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July 22, 2009

Amazon faces criticism for deleting e-books

Posted: 04:49 PM ET

Last week owners of Amazon's Kindle e-book reader felt the painful effects of DRM (Digital Rights Management) when Amazon remotely removed copies of George Orwell's 1984 and Animal Farm from their libraries.

Amazon explained that the books had been mistakenly released and the e-book publisher did not own the rights to sell the either novel. However, the company's explanation and a refund did not appease readers who felt their personal copy of 1984 was remotely destroyed by Big Brother.

The Internet lit up with blogs and forum posts condemning Amazon's actions. InformationWeek claims Amazon can't keep its promises, and Slate likens the deletion to book-banning's digital future:

Amazon deleted books that were already available in print, but in our paperless future—when all books exist as files on servers—courts would have the power to make works vanish completely.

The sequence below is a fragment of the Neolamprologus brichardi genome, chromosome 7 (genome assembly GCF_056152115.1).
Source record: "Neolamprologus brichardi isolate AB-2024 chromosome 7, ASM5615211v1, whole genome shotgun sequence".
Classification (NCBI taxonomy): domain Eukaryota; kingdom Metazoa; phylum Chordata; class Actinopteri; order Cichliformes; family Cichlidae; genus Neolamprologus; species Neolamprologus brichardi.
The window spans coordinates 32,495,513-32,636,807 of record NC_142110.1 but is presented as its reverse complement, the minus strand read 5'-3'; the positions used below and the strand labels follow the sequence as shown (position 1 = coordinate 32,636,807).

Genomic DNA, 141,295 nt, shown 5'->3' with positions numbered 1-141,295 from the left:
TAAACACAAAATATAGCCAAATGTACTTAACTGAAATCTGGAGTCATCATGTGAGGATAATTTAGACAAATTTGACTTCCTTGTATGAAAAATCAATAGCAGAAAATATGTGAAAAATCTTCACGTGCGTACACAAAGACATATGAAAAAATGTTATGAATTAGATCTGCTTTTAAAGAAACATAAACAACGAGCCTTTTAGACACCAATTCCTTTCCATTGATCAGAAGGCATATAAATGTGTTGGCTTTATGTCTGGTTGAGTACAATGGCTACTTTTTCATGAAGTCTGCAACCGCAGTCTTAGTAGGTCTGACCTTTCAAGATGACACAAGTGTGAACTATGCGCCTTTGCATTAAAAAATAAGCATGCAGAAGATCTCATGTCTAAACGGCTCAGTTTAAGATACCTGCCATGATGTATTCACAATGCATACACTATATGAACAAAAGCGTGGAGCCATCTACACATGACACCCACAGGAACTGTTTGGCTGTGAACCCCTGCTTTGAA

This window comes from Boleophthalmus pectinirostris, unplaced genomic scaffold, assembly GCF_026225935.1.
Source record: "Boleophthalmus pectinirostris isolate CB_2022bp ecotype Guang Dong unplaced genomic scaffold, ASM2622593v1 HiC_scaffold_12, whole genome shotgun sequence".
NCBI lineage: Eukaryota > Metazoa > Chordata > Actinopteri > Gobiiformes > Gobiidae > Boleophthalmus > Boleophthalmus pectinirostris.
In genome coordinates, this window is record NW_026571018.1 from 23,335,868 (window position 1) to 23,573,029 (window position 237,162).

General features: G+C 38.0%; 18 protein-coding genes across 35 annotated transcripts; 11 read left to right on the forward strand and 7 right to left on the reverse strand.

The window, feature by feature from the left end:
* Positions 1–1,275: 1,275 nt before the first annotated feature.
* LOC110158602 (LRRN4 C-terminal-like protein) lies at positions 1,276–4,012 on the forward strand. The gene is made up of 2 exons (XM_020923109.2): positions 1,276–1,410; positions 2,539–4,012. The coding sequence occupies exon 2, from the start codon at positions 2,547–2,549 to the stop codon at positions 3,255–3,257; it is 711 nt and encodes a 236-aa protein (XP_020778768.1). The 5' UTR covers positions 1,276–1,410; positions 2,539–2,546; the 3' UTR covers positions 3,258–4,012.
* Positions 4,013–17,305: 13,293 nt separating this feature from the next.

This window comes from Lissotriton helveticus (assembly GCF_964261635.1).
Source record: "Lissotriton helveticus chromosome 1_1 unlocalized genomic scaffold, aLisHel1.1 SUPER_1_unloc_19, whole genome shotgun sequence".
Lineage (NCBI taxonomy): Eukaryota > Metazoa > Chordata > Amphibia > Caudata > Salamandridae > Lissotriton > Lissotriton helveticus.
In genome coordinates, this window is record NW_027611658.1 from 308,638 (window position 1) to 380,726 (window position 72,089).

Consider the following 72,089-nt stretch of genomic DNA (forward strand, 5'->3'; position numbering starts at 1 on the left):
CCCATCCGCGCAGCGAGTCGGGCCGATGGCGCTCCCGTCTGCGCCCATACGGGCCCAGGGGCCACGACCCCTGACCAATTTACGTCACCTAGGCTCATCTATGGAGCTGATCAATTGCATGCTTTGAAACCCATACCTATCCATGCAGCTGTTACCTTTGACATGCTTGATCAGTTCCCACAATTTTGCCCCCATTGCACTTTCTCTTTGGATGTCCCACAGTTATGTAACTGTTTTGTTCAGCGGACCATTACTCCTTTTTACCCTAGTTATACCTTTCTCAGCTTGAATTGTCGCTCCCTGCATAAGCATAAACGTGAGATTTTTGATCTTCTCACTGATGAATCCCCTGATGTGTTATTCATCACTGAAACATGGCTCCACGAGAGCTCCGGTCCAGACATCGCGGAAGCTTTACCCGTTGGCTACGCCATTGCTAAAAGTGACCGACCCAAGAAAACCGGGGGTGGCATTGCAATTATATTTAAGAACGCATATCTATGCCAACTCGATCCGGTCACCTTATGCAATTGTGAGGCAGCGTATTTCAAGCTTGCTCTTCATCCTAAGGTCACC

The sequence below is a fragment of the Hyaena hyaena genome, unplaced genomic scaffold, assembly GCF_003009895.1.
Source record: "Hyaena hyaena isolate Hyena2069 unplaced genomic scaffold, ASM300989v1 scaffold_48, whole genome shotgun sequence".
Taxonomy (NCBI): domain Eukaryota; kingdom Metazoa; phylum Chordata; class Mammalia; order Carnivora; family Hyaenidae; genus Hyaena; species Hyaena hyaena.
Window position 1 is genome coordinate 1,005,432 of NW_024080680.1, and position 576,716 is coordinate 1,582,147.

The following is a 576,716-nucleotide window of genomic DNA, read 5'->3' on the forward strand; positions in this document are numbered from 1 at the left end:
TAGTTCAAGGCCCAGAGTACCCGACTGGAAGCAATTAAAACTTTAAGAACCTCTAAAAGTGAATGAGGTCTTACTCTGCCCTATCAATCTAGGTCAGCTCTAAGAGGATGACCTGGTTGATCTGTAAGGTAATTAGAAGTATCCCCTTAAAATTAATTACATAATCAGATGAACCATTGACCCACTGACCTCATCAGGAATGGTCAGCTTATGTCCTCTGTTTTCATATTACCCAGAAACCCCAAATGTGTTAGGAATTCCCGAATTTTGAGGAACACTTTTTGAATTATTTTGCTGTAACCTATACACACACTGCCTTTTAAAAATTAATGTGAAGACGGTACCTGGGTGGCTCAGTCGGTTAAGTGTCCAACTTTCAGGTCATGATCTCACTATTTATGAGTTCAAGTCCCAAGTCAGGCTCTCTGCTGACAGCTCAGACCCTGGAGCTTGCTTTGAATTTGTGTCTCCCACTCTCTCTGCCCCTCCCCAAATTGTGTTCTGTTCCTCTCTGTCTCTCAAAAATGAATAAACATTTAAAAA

[Harvard law professor Jonathan Zittrain] writes: "Imagine a world in which all copies of once-censored books like Candide, The Call of the Wild, and Ulysses had been permanently destroyed at the time of the censoring and could not be studied or enjoyed after subsequent decision-makers lifted the ban."

Police routinely confiscate stolen property. But copyright infringement, similar to possessing improperly licensed books, was determined by the Supreme Court case of Dowling vs. United States not to constitute theft. Amazon's actions were an effort to please publishers who wanted the book pulled rather than a legal requirement.

Amazon has acknowledged that deleting the books from users' personal devices may have been a mistake. In an e-mail to the New York Times Amazon spokesman Drew Herdener said, “We are changing our systems so that in the future we will not remove books from customers’ devices in these circumstances.”

Do you think Amazon's decision to remotely delete the books was justified to defend copyright, or should digital content hold the same protections as physical property? Will Amazon's promise to change its policy restore your confidence in the Kindle?